It has been two decades since the women, peace, and security (WPS) agenda began with the passing of United Nations Security Council resolution 1325 in October 2000. Some of its main goals have been to protect the lives of women—especially against sexual violence—during conflict and amplify their participation in peace building processes in pursuit of global gender equality. However, the WPS agenda has been criticized for instrumentalizing more of a women exclusivist approach, which has led to fears of creating a backlash against women or that it might not necessarily lead to societal changes for women on the ground. Others critique the WPS agenda as adhering to binary gender categories, with women as passive victims and peacemakers, and men as perpetrators of violence.
Much of the WPS Security Council debates have been purely devoted to combating sexual violence against women by men. While it is true that women make up of the majority of conflict-related sexual violence (CRSV) victims, the widely accepted definition of CRSV is narrow and often excludes other types of gender-based violence. For example, “everyday” domestic violence, violence against gender and sexual minorities, sexualized torture, sexual violence committed or abetted by armed women, and sexual violence against men by other men. In a move that ostensibly acknowledges a wider definition of CRSV victims, Security Council resolution 2467, passed in April 2019, names men and boys as victims of CRSV. While it is useful that this resolution explicitly mentions men and boys as victims of CRSV, resolution 2467 gives no guidance on what kind of support male survivors need, nor does it give explicit guidance on what entity in the UN system would provide this support.
This article will explain why an inclusion of masculinities and attention to CRSV against men and boys matters for the future of the WPS agenda. “Gender” refers to the multi-dimensional social constructions of behaviors and attitudes, which are separate from biological sex. Masculinity and femininity describe gender identities, and there are many different kinds of femininities and masculinities. Understandings and manifestations of these identities differ across cultural contexts, and everyone along the gender spectrum engages with masculinities and femininities both consciously and unconsciously (e.g., men experience and engage with all kinds of masculinities and femininities—not just masculinities).
The gender binary ascribes masculine characteristics to men and feminine characteristics to women, without acknowledging the spectrums of gender identity and lived experience. Without understanding how gender binary norms can pressure men into using violence whether before, during, or after conflict, is to miss the essence of how harmful masculinities are formed and why, which is central to the realization of women’s rights and livelihoods interventions. Ignoring one over the other has huge gender implications for women, men, and society at-large.
Constructing New Masculinities
There has been little analysis on the roles individual women and men play in in reconstructing new forms of masculinities in both conflict and post-conflict environments. In many cultural contexts, male and masculine identity is linked to being the sole individual responsible for a family’s livelihood. For instance, men in sub-Saharan Africa are traditionally seen as protectors, providers (for women and children), and homestead heads, in both environments of conflict and peace. In Somalia, many men who become internally displaced and lose control of the provider and protector role in their households due to unemployment, insecurity, and fewer opportunities, end up joining al-Shabaab to reclaim their manhood and social status. In other instances, some Somali women encourage traditional ideas about masculinity by shaming men who are defeated in the battle.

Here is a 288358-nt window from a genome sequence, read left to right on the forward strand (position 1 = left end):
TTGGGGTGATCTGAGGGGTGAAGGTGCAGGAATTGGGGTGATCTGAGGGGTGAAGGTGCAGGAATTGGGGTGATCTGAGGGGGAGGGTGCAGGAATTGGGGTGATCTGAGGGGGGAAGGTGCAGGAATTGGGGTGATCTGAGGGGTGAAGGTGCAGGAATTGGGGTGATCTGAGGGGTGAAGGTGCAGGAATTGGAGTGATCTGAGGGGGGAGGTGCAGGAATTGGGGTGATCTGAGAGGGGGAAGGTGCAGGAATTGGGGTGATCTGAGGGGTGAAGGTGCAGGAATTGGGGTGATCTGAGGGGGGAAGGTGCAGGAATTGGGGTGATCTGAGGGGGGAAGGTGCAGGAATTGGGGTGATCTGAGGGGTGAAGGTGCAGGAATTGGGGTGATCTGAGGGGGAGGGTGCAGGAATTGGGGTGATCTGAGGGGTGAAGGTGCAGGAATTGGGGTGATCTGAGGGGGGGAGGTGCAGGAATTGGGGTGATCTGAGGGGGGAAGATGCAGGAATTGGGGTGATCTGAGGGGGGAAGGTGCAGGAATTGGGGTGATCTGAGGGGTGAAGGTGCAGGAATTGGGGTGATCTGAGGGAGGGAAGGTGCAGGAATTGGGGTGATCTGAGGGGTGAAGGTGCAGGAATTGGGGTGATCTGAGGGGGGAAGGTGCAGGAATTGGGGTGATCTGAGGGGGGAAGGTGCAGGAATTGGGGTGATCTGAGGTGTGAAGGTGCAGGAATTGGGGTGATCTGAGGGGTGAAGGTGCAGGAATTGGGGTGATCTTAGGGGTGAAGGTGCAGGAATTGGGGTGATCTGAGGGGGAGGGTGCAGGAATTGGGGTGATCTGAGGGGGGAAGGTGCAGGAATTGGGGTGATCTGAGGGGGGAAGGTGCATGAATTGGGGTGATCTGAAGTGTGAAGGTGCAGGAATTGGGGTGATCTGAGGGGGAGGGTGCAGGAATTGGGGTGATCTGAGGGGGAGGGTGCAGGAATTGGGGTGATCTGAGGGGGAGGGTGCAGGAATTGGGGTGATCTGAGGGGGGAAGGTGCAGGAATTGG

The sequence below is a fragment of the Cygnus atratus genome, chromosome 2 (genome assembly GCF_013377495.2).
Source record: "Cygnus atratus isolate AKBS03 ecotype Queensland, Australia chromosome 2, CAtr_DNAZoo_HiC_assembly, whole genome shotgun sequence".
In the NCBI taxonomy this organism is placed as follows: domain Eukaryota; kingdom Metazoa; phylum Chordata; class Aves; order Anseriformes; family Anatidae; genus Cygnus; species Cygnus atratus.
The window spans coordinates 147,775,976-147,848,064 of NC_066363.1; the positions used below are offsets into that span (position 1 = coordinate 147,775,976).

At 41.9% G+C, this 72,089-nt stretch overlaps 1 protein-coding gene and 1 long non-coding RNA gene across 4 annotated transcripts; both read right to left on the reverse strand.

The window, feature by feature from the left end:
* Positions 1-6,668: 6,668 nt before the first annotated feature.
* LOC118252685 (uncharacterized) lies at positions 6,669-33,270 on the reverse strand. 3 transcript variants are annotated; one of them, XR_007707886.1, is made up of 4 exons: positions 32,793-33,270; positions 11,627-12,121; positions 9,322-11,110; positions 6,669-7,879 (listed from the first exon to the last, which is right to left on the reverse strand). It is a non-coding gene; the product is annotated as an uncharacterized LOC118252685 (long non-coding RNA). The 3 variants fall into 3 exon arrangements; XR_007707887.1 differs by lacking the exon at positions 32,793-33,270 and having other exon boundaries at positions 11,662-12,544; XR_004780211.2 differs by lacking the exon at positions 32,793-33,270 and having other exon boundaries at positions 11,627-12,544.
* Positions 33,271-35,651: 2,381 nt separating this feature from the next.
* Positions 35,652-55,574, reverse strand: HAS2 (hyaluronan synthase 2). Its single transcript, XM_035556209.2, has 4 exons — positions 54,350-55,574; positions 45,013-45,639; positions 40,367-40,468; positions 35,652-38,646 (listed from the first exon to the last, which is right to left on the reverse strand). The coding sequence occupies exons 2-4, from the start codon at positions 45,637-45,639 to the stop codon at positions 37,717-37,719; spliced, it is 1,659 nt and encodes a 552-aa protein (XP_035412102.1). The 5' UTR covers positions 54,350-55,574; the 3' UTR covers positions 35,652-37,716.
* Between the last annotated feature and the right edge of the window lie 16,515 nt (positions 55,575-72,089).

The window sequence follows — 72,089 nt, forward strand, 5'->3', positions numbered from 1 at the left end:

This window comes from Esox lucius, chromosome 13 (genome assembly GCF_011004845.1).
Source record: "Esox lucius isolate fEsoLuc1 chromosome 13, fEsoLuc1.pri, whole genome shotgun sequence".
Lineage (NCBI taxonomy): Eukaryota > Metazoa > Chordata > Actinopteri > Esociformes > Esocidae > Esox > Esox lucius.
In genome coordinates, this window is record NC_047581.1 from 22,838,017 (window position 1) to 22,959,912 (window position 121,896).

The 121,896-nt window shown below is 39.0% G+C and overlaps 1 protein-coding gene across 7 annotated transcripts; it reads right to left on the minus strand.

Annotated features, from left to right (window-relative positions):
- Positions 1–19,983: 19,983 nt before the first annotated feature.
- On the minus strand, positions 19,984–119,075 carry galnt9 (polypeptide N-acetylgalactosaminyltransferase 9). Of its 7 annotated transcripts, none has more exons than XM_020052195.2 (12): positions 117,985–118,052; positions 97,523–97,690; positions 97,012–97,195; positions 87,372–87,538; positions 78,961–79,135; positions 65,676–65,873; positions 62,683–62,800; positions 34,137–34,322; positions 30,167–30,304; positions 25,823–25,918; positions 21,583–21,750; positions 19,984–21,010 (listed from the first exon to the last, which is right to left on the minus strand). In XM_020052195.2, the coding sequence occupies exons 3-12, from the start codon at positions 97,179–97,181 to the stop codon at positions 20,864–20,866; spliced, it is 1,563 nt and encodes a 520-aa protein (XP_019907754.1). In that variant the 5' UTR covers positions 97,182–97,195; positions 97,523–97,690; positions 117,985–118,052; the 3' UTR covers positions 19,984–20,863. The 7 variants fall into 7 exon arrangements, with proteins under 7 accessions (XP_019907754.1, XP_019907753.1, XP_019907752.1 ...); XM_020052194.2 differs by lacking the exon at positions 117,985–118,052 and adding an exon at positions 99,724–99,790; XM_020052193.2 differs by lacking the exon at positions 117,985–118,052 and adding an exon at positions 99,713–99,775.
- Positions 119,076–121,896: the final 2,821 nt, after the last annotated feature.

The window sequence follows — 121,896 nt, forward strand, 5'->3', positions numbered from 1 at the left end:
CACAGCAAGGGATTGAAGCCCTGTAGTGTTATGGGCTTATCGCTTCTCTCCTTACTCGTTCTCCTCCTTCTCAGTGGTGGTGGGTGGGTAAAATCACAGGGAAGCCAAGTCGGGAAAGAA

Similarly, in other places like Kaduna State in Nigeria, some men have turned to extremist religious beliefs as a way to regain social control over women when a lack of economic opportunities threatens their traditional masculine roles. Extreme religious practices are one factor that can dictate how gender socialization happens at all societal levels, and how that socialization can eventually facilitate violence. If the WPS agenda and WPS-informed programming do not include an understanding of masculinities, it may reproduce gender inequalities which are both materially and ideologically harmful.
What Sexual Violence Against Men Tells Us
The normative assumption that CRSV is only committed against women by men begs the question: what makes some violence sexual, and according to whom? By framing the question in this way, we can link CRSV to other forms of violence that are not overtly sexual.
Acts of CRSV against men include male rape, genital mutilation or castration, injuries on the testes with objects, and degrading acts that deliberately feminize men in order to make them feel powerless. These are usually not individually targeted, but rather orchestrated by one group against another with aim of disempowerment of the enemy, where acts of de-masculinization and homosexualization of the so-called “ethnic other” is used as both a political strategy and tactic of war. In Northern Uganda, both the rebels and the Ugandan army used many forms of sexual violence as a weapon to deliberately de-masculinize men. This is particularly dangerous in a context where violent homophobia runs rampant.
Cases of sexual violence against men have long been secrets of war, and male-dominated institutions, like religion, have kept it hidden for a very long time in places like the Democratic Republic of Congo, South Sudan, the Central African Republic, and Rwanda. Part of why disclosure of CRSV against men is so feared is because that disclosure exposes the vulnerability of the male body in times of war and after, which brings collective shame on the hegemonic masculine state that exists to reinforce its patriarchal politics.